South Bend Toy Company
Location: 1012 High Street, South Bend >>> 3300 West Sample Street, South Bend
By Judy Favero
In 1874 a grocery clerk, Frederick H. Badet, and a woodworker, John W. Teel, began to produce croquet balls, mallets, and stakes by hand in their spare time. Their workshop, on the west bank of South Bend’s St. Joseph River east millrace, was only 15 square feet, and the total investment of the two men was only $1,302.40.
Because croquet was one of the few outdoor activities in which proper young women of that era could indulge, the croquet sets produced by Badet and Teel gained popularity throughout the country. Their business thrived.
In 1888 the firm was officially named the South Bend Toy Manufacturing Company and moved its operations to 1012 High Street. This location, where the company remained for 85 years, was just a few blocks from a thriving wagon business run by several young brothers named Studebaker. The brothers made a deal with South Bend Toy whereby South Bend Toy would build youth-size Studebaker farm-type wagons.
These wagons, like their larger counterpart, became popular across the land, and led to production of other small wagons by the toy firm which eventually became an important product of the firm for many years.
With the introduction of the first “willow” doll carriages in 1895, which were hand-woven in the factory, South Bend Toy became the nation’s leading producer of doll carriages as well as croquet sets. Production became more diversified as the company added new lines of toys. Included in the South Bend lines over the years was coaster wagons, wheelbarrows, stick and hobby horses, ball bats, doll high chairs, beds and other doll furniture and accessories, goat and dog-pulled sulky carriages/wagons, children clothes, hampers, table and chair sets, red bow-back chairs and rockers, swings, cedar chests, nursery chairs, swimming pools, doll houses, toy chests, and other items for the family.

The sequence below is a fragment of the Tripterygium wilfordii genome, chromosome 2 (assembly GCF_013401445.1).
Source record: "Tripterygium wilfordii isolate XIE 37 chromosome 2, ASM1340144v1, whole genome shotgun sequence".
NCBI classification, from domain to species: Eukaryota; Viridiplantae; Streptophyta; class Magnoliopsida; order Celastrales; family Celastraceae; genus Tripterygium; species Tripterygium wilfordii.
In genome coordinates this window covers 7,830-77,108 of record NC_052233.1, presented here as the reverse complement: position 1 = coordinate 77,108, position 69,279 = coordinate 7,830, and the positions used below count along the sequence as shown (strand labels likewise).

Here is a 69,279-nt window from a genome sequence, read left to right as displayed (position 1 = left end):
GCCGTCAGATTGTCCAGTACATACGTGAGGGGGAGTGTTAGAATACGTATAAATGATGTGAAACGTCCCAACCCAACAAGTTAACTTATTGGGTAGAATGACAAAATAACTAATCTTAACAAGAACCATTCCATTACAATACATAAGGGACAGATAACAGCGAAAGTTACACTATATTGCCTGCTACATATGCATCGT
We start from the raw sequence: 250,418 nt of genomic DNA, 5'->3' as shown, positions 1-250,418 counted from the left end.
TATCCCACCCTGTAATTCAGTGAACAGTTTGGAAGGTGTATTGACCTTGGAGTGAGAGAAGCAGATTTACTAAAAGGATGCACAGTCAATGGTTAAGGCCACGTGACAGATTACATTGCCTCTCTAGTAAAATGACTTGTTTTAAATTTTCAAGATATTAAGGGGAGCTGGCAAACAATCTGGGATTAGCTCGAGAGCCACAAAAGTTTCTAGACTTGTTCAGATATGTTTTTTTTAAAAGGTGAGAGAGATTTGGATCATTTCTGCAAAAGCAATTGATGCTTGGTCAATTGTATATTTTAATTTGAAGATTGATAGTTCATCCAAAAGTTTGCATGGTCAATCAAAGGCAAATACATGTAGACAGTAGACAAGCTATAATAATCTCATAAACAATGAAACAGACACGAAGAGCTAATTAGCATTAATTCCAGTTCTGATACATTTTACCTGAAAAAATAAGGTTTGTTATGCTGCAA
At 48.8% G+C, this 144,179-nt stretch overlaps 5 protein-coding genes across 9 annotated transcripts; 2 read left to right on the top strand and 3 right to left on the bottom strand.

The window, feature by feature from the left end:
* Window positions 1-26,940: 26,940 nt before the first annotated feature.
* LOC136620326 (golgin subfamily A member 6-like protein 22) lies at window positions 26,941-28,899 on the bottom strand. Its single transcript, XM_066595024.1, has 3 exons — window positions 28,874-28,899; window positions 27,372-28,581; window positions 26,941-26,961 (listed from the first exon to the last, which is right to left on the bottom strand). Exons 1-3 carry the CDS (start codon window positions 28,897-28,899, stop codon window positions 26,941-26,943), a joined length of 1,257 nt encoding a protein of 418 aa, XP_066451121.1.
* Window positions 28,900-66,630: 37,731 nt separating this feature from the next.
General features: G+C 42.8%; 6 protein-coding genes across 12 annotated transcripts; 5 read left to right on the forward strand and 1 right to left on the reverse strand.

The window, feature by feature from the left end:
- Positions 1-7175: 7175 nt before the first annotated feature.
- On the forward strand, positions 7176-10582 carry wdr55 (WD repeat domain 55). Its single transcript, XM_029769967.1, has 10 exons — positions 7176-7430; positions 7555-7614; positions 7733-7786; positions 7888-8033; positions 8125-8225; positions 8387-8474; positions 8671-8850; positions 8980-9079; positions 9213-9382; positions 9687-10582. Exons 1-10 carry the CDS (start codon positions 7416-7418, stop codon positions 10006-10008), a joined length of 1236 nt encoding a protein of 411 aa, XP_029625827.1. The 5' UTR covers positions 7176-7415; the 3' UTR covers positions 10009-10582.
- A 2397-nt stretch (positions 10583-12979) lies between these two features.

Production was at an all-time high until the advent of World War II, when facilities were converted to produce war time products such as special packaging for military vehicles and aircraft parts manufactured by the Studebaker Corporation and Bendix Aviation Corporation. They also produced tent poles and army and navy security products. However, baby carriages were declared essential items during the war and South Bend Toy was allocated the critical material to manufacture these under high priorities.
After the war, toy and croquet production was resumed. Then in 1960, South Bend Toy became a wholly-owned subsidiary of Playskool Manufacturing Company of Chicago. In 1968, the Milton Bradley Company took both Playskool and South Bend Toy on as domestic subsidiaries. This marked the consolidation of three of the most respected companies in the toy industry.
The giant retailer Sears & Roebuck had purchased products from South Bend Toy since, at least, 1897 when the Sears catalog displayed two Shoe-fly Rockers (rocking horses with seats in them), a steel toy wagon, a boy’s farm wagon (a replica of the Studebaker farm wagon of that day), and croquet sets.
In the summer of 1973, South Bend Toy moved its operations into the former Bendix Home Appliance plant at 3300 West Sample Street, a modern one-story plant and office building of 210,000 square feet in which a 35,000 square feet addition was made. The move to this building, on a 17-acre tract of land, increased South Bend Toy’s manufacturing capacity substantially and provided ample room for future expansion.
During the peak season, South Bend Toy employed up to 400 people, many of them second and third-generation employees of the company. Many of the employees spent most of their working lives with the company.
By the 1980s the company was suffering from cheaper toys made overseas and Milton Bradley made the decision to scuttle many of its lower-producing plants. South Bend Toy was closed in 1985. The main office building housed the South Bend license branch for a time, but the plant currently houses the South Bend Chocolate Company.